Fourth: tumors of the vertebral column
Tumors and small growths or abnormalities in the spine may play a larger role than previously thought in the causes of scoliosis in young children. Back surgery to remove benign tumors increases the risk of spinal deformity.
Fifth: Causes of scoliosis other than structural or functional
Nonstructural scoliosis is sometimes caused by poor posture, leg length differences, and muscle spasms.
Scoliosis risk factors
General risk factors for idiopathic scoliosis. Idiopathic scoliosis (where the cause is unknown) is the most common form. It almost always occurs during a growth spurt just before and during adolescence. However, it can also occur in young children and even in infants. About 2% to 3% suffer from
Adolescents have a curvature of 10 degrees or more, but only about 0.3% to 0.5% have curves greater than 20 degrees. Mild curvature occurs equally in girls and boys, but curvature is 10 times more likely to occur in girls.
Medical risk factors. People with certain medical conditions that affect joints and muscles are more likely to develop scoliosis. About 10% of girls with Turner syndrome, a genetic disease common in women, develop scoliosis.
Young athletes. A 2000 study reported that young girls who did rhythmic gymnastics had a 10-fold greater risk of developing scoliosis. This elevated risk is likely due to three concurrent factors: an imbalance of weight on the spine, loose joints and a delayed onset of puberty. (Delayed menstruation is a common risk factor for all female competitive female athletes such as stress fractures and possibly scoliosis.)
Risk factors for the progression of curved scoliosis in affected children and adolescents
Once a mild curve is observed, the next step becomes more difficult, as it predicts whether or not the curve will progress to a more severe condition. Although as many as three in 100 teens have a condition that's serious enough to at least need observation, the likelihood of severity may be lower or above average depending on other factors.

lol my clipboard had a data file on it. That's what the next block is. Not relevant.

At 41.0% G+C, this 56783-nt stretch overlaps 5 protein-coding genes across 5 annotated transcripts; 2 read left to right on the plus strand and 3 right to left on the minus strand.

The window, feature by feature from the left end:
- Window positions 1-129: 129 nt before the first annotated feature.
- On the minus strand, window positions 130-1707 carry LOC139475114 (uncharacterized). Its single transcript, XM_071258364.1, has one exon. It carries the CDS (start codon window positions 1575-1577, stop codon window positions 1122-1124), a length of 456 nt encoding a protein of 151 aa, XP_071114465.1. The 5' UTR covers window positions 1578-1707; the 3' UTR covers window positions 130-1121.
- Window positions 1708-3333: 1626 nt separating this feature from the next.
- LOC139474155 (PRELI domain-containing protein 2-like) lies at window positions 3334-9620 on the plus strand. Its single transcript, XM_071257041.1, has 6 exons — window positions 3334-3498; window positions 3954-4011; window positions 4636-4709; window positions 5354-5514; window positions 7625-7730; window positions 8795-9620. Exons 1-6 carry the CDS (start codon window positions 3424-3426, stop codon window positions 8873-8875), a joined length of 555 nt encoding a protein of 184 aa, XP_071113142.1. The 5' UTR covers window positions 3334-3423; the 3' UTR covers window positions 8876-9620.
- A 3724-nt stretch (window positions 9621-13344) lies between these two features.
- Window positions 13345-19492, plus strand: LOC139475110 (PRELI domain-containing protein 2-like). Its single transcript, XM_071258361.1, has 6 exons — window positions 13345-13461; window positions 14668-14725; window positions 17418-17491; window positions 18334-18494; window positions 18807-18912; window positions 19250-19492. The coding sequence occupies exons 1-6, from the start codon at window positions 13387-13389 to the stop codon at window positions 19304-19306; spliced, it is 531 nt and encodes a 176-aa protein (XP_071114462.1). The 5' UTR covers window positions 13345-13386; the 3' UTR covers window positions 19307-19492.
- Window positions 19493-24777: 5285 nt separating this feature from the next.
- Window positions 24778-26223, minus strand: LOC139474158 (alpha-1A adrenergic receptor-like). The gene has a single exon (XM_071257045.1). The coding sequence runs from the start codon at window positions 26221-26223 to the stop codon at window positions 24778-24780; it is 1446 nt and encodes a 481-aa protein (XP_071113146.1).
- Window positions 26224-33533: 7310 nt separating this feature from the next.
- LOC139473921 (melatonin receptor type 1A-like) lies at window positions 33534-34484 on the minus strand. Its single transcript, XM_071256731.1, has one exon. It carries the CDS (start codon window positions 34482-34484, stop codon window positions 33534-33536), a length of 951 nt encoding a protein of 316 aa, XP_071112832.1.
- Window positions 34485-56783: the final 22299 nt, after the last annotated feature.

• Being female or at a younger age at the onset of scoliosis increases your risk.
• The greater the bending angle, the greater the risk. At 20 degrees, only about 20% of the curves advance. However, young adults diagnosed with a 30 degree curve have a 60% risk of progression; With a 50 degree curve, the hazard is 90%.
• Girls who have low scoliosis and an unbalanced spine by more than an inch may be less likely to develop curves. Taller girls also appear to be at greater risk. Curvatures caused by congenital scoliosis (spine problems present at birth) may progress rapidly.
Risk factors for progression to scoliosis in adults
In rare cases, scoliosis may develop in adults who may have had unknown or untreated scoliosis in their youth. Osteoporosis or weak bones, a serious problem in many older adults, can cause mild curvatures to develop. (Osteoporosis itself is not a risk factor for the onset of new scoliosis.) However, in most cases, it is not known why adult curves progress.